- Digestive health: The fiber found in vegetables promotes healthy digestive tract and anal gland function, and prevents constipation.
- Diabetes management: Vegetables can help regulate blood sugar levels in dogs with diabetes.
- Training rewards: Small amounts of veggies can make excellent motivational rewards for training and treats.
9 vegetables safe for dogs to eat
There are many vegetables dogs can eat. The following are guidelines for nine of my favorites, beyond just pumpkin.
Technically, pumpkin is a fruit because it’s the flowering part of the pumpkin vine. In the culinary arena, however, pumpkin is a vegetable.
Your senior dog can benefit from pumpkin because it’s high in fiber and can help with stool problems. If your dog has diarrhea, the fiber will help thicken his stool by absorbing water. Conversely, if he’s constipated, fiber will make it easier for stool to pass because of its mild laxative effect.
Pumpkin also contains pepita oil, which is a type of omega-6 fatty acid known as linoleic acid. This particular fatty acid is shown to have anti-inflammatory effects, especially for your dog’s skin.
Cooked or canned pumpkin is the best (and easiest) way to serve pumpkin to your dog. Avoid pumpkin pie filling when you’re shopping since it’s loaded with sugar and even spices. Also steer clear of pumpkin seeds since they are a choking hazard.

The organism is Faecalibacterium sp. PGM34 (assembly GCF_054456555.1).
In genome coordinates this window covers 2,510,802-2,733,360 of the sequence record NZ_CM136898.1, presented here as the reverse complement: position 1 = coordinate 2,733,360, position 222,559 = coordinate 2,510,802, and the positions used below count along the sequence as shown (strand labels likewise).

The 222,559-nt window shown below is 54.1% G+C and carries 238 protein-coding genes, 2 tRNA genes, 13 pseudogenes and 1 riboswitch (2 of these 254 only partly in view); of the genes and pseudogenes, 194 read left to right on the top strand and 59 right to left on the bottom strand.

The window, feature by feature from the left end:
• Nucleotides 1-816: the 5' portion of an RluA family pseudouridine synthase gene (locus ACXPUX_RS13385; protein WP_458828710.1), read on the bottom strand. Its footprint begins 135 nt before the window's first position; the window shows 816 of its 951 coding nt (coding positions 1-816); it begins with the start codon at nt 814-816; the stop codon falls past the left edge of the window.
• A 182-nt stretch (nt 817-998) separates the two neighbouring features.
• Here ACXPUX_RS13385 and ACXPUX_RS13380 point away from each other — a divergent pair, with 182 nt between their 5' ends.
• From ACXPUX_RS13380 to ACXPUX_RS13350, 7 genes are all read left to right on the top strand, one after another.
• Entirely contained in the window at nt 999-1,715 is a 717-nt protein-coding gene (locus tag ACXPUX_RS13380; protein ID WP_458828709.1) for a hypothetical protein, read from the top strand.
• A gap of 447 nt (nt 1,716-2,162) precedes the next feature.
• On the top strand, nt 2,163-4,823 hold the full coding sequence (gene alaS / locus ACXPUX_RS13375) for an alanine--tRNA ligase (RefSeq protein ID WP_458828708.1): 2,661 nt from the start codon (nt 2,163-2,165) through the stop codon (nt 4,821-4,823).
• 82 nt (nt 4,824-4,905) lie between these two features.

Introduce pumpkin to your dog’s diet by offering one to two tablespoons of it mixed with his other food. Don’t be alarmed if your dog’s stool color turns a bit orange.
Broccoli is another excellent source of fiber and can also provide vitamin C, which is essential for a healthy immune system.
It’s best served cooked with no seasonings. However, small pieces of raw broccoli stalks are also thumbs up. Dogs love a good crunchy treat, and this makes a great low-cal snack. Be sure to serve bite-sized pieces so they do not become a choking hazard, especially if your dog is a small breed dog.
Dogs should eat broccoli in limited quantities because it can cause irritation to the lining of the esophagus and stomach if eaten in excess.
3. Kale and spinach
Dark leafy greens like spinach and kale are an excellent choice for your dog. They are high in: